60% of Netflix’s Most Popular Shows Are Based on Comics or Books

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Always books. Never boring.

This week, a list of the most popular Netflix shows was released. The rankings of each of the English-language shows — which include 335,200,000 hours of views for spot #10, and 1,718,800,000 hours of views for #1 — were determined based on the views each show got within its first 91 days on the streaming platform.

What’s interesting about this list, apart from the glimpse it gives into the customer viewing patterns of one of the biggest streaming companies, is that it shows how often our current show depends on literature.

The Most Popular Netflix Shows

Baby Reindeer  poster

#10: Baby Reindeer

This isn’t from a book, but a one-man show written and performed by Richard Gadd, who also stars in Baby Reindeer.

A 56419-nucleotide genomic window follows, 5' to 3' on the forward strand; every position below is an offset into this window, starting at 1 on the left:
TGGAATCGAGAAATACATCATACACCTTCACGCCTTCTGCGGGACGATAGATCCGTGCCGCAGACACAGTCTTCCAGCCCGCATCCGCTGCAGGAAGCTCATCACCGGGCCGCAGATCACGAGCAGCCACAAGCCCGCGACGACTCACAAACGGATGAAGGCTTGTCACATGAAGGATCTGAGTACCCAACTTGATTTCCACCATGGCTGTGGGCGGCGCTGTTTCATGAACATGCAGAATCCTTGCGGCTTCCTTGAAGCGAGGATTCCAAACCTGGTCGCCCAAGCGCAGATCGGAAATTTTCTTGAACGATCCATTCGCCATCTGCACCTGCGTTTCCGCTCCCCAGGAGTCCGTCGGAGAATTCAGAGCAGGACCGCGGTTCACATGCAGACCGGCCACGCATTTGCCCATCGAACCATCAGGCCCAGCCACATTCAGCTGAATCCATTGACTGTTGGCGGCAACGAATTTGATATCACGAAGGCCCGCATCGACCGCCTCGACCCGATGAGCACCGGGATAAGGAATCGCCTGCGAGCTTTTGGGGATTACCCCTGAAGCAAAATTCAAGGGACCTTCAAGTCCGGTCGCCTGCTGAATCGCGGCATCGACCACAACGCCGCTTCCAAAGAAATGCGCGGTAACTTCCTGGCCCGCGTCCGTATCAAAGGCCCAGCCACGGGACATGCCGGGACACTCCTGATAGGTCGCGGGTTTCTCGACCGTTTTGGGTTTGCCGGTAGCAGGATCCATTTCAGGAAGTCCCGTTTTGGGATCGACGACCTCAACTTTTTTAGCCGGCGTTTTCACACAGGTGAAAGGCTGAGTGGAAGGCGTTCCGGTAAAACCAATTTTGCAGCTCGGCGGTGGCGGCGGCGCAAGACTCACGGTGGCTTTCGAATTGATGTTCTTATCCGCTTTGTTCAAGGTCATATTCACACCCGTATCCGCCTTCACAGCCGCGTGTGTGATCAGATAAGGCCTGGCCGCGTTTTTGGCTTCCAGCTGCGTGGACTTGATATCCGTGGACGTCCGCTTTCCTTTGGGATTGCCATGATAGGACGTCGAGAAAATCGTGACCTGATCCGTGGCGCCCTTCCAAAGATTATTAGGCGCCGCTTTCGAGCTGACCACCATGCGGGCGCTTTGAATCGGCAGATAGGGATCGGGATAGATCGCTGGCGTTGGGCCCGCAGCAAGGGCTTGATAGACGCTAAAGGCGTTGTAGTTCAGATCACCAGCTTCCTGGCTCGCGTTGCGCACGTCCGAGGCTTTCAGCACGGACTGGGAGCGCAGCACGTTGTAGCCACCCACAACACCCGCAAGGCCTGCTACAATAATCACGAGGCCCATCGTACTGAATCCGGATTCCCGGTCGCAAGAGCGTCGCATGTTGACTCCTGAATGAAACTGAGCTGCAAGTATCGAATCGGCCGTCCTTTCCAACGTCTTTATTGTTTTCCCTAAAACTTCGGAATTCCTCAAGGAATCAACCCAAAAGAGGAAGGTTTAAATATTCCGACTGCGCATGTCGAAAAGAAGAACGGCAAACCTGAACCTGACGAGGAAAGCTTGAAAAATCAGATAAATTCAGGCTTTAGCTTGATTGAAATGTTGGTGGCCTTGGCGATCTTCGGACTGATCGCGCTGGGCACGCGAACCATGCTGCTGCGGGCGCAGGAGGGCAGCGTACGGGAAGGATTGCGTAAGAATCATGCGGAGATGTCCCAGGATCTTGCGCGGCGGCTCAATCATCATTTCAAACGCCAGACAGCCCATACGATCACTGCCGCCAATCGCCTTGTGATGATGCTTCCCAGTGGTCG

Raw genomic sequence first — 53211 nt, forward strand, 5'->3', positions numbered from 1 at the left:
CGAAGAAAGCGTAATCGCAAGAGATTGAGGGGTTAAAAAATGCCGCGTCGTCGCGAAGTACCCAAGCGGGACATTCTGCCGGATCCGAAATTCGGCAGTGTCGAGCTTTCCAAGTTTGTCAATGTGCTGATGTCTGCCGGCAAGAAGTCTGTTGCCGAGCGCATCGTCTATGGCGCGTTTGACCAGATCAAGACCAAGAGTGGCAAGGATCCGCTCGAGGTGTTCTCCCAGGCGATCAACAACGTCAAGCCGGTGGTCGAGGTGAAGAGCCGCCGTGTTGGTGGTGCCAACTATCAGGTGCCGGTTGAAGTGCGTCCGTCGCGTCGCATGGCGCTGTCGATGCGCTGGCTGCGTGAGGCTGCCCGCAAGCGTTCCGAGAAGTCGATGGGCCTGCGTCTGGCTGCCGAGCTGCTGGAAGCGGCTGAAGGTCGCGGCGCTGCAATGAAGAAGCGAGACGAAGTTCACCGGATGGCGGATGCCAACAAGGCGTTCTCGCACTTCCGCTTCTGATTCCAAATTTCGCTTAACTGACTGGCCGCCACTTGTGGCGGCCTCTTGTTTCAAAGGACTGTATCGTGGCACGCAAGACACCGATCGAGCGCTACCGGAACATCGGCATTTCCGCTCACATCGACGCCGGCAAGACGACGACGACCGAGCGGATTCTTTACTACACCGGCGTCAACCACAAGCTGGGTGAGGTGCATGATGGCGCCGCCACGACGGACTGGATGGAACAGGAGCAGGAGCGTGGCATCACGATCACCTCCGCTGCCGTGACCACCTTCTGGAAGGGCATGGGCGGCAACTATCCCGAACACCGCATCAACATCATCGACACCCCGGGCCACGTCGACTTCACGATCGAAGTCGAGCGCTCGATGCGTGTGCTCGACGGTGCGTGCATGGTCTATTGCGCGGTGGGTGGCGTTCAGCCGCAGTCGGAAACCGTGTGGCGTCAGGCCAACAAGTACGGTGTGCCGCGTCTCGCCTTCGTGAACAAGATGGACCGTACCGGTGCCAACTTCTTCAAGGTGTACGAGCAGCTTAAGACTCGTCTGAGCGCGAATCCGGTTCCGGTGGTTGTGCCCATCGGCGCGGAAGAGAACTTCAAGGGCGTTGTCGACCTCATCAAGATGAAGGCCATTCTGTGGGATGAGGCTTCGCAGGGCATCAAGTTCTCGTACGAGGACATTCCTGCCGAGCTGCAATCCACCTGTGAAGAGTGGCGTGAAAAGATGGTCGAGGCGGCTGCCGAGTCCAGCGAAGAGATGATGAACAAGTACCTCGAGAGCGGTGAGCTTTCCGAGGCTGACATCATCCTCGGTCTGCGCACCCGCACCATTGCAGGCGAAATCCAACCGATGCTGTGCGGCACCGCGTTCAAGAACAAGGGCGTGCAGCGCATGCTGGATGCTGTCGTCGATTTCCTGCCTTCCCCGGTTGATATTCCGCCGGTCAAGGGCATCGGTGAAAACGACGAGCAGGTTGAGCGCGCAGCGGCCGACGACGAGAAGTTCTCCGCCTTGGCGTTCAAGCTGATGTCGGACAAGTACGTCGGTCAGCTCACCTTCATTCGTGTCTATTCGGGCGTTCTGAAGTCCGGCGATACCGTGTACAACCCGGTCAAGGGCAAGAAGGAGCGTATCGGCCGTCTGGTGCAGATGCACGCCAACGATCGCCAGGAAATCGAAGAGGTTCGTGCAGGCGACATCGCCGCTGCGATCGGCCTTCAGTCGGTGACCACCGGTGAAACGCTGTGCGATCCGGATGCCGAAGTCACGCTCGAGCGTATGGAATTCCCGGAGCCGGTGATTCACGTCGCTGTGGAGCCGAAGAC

#9: Bridgerton, Season 2

This series, of course, comes from a book series of the same name by Julia Quinn, starting with 2000’s The Duke and I.

Stranger Things, Season 3

#8: Stranger Things, Season 3

Stranger Things, perhaps surprisingly, is not based on a book or comic.

#7: Fool Me Once

This thriller was based on a book by the same name: Fool Me Once by Harlan Coben.

#6: The Night Agent, Season 1

This is conspiracy thriller is based on The Night Agent by Matthew Quirk.

The Queen's Gambit show poster

#5: The Queen’s Gambit

It felt like this show had such a big moment, but I haven’t heard much of it since. It clearly made its mark, though, and is based on The Queen’s Gambit by Walter Tevis.

cover of Bridgerton, Season 1

#4: Bridgerton, Season 1

Bridgerton is everywhere, so it’s no surprise that it appears twice on this list.

#3: DAHMER: Monster: The Jeffrey Dahmer Story

While there is a book titled Monster: The True Story of the Jeffrey Dahmer Murders by Anne E. Schwartz, it seems as though the show was not based on it.

#2: Stranger Things, Season 4

Wednesday, Season 1 poster

#1: Wednesday, Season 1

The delightfully macabre Addams Family has been in visual media for decades now, but the kooky bunch got their start in single panel comics that were drawn by Charles Addams, and appeared in The New Yorker starting in 1938.

To read more about the construction of the list, visit Netflix.

Find more news and stories of interest from the book world in Breaking in Books.